Is it Smart to Become a Tax Preparer?

By Tim Frye

They say that two things are a sure thing in life, and those are death and well, you know the other.  And because taxes are that part of life that is inevitable unavoidable income tax preparers have maintained several decades of job security.  There have been changes within the demographics of the industry along with the clientele’s shift in strategy.  There are more options than ever when it come to filing your taxes, and tax preparers have been pushed into developing wider arrays of products just to keep up.  Let’s take a look at the ever-changing state of the tax preparation game and where it may go from here.

How is the Tax Preparation Market Place Evolving?

As of 2013 their were around 160 Million households that filed tax returns in the United States.  Even with the recent changes tax law, people pretty much still have three modalities to select from when they are ready to file.  They can go the CPA route or work with a tax preparation franchise like Pronto Income Tax to have their taxes filed.  Those filers with complicated returns that utilize forms such as Schedule A, C and E will continue to use the higher echelon CPAs or experience EAs.  The changing of the market place is really occuring at the lower end of the spectrum with the simple tax return filer having many more options in filing than ever before.  Many are choosing to file them on their own, and 30% of those filers are using programs lke Turbotax and Quicken to accomplish that feat.  Although the programs have been around for a considerable amount of time now they are becoming more prevelant as people become more stringent with their spending habits and also begin to recognize the options available.

Increasing Competition for Tax Preparers

The market for tax preparation has become thoroughly saturated with competition as companies such as TaxAct and TaxSlayer allow even low income preparers with great programs to prepare taxes for their clients.  The peaks and valleys of the RAL system have also taken a bite out of the smaller preparers bottom line along the way.  For those preparers who work for small companies that used to rely on return preparation fees as the bellcow for revenue, they have seen a sharp decline in income.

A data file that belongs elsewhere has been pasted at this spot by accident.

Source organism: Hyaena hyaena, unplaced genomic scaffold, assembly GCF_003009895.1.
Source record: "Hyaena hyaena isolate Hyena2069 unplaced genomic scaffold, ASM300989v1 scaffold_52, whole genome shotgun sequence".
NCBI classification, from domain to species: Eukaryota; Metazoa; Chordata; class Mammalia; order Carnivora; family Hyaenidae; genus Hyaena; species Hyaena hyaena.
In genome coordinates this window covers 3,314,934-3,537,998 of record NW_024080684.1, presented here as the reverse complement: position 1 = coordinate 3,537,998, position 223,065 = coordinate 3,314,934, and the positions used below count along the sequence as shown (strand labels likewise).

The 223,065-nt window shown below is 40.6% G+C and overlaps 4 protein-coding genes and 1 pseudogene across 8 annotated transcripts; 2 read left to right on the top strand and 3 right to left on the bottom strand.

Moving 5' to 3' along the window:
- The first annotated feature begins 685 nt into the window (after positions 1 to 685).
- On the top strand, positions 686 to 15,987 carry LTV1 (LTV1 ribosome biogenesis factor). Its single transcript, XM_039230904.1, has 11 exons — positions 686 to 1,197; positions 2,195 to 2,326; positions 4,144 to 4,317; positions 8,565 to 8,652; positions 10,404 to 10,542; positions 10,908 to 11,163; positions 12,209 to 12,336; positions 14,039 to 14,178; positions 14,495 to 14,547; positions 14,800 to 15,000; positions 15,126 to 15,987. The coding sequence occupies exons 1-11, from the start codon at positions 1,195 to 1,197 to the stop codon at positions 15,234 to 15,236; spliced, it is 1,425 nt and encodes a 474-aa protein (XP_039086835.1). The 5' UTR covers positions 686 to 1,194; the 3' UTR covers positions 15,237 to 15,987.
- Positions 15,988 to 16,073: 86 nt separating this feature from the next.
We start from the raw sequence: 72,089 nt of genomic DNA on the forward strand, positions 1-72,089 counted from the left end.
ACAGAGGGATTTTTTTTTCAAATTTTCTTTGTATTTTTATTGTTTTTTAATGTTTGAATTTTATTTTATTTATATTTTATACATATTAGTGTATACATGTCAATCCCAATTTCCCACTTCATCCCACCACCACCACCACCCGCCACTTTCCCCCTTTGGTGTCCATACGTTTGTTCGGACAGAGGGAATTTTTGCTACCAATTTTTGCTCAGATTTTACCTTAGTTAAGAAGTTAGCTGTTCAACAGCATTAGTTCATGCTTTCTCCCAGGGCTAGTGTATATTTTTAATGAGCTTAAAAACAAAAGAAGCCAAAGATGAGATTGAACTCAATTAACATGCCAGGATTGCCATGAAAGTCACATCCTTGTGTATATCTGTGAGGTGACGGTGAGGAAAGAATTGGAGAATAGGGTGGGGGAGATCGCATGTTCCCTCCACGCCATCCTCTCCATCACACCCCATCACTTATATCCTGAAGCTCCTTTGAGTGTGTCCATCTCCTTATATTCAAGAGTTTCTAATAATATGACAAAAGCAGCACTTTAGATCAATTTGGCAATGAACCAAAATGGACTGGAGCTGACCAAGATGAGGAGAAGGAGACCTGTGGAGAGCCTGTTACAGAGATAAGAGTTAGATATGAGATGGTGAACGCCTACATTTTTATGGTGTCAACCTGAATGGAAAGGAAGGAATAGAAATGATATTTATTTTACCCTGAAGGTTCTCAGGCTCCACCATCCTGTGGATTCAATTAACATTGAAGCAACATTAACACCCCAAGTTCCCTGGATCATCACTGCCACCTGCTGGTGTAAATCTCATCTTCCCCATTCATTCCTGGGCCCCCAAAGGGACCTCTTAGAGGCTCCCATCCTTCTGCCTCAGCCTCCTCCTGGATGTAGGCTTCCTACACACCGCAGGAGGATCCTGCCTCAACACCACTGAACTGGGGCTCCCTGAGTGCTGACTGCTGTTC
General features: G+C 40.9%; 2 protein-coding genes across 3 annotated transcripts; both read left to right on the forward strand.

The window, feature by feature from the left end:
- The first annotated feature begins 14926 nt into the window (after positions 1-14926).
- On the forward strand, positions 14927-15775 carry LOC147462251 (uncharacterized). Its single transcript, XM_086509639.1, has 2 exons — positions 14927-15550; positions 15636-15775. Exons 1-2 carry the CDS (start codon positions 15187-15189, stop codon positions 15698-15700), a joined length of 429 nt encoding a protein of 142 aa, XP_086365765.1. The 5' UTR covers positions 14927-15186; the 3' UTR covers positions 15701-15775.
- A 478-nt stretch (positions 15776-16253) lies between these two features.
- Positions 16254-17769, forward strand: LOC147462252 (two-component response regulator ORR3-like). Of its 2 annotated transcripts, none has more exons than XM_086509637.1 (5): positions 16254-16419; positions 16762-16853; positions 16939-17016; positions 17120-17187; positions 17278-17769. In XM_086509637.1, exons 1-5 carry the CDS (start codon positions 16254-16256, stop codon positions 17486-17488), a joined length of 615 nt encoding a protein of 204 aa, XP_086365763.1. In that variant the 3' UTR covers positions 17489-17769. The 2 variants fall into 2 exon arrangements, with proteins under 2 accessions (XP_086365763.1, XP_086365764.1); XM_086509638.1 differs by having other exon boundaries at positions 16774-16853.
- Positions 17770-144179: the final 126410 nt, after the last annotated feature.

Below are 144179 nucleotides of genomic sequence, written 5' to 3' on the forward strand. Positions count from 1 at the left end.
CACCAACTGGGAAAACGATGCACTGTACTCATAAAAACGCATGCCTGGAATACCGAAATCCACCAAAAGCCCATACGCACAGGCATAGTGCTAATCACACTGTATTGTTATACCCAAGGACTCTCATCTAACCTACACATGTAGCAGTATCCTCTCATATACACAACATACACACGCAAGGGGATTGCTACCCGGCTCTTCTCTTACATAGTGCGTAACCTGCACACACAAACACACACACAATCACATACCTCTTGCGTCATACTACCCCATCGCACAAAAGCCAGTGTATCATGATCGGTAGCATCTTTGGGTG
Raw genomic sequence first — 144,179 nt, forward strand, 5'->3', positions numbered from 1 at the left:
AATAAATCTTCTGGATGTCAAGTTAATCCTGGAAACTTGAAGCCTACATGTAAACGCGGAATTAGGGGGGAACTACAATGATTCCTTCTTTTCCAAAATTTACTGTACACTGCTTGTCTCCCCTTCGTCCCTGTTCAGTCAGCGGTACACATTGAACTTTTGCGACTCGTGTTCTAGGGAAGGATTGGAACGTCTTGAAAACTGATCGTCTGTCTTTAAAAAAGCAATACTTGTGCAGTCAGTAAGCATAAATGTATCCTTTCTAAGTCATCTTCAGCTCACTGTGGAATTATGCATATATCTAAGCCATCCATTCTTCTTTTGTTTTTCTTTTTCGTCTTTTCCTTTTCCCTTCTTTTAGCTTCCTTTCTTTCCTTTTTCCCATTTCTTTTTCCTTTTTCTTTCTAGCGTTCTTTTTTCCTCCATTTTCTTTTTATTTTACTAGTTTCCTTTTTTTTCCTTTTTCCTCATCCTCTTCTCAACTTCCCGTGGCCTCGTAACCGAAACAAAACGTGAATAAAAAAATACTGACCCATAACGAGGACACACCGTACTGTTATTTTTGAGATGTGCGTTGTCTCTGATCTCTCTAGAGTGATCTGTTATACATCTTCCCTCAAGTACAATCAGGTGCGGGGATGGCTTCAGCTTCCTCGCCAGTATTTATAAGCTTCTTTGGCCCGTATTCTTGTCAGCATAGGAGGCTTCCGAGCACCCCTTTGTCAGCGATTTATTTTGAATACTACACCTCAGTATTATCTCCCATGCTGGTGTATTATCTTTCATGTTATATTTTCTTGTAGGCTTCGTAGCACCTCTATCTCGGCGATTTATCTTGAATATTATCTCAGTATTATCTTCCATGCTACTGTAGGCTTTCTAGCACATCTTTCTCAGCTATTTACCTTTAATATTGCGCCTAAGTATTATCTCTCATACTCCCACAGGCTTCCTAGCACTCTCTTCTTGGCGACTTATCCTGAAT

Technology has Changed Tax Preparation

As technology advances, in many cases the workers suffer as their jobs are taken over by much more efficient and productive computers.  The same is becoming true for tax preparation.  As the tax preparation process  quickens with all of the information being more readily availabe and tranferable than ever, the tax preparers actual work to do thins out, leaving them with lower billing fees overall.  Taxpayers and preparers alike can use programs like Quickbooks to transfer their relevant information directly to the tax return with the click of the mouse.  This makes the tax preparers work easier, but does not necessarily equate to higher income for the preparer themselves.

As the tax preparation marketplace evolves exponentially, tax preparers are being forced to change their methods to keep pace with the joneses.  Technology is altering the way we file our taxes, and in many cases the preparer is being etched out of the picture all together.  But one thing remains, and that is the fact that the government will keep taxing, so the preparer who is learning more every day is going to be the last man standing in the end. 

Looking to become a tax preparer?  Go to to get started on an AMAZING new career today!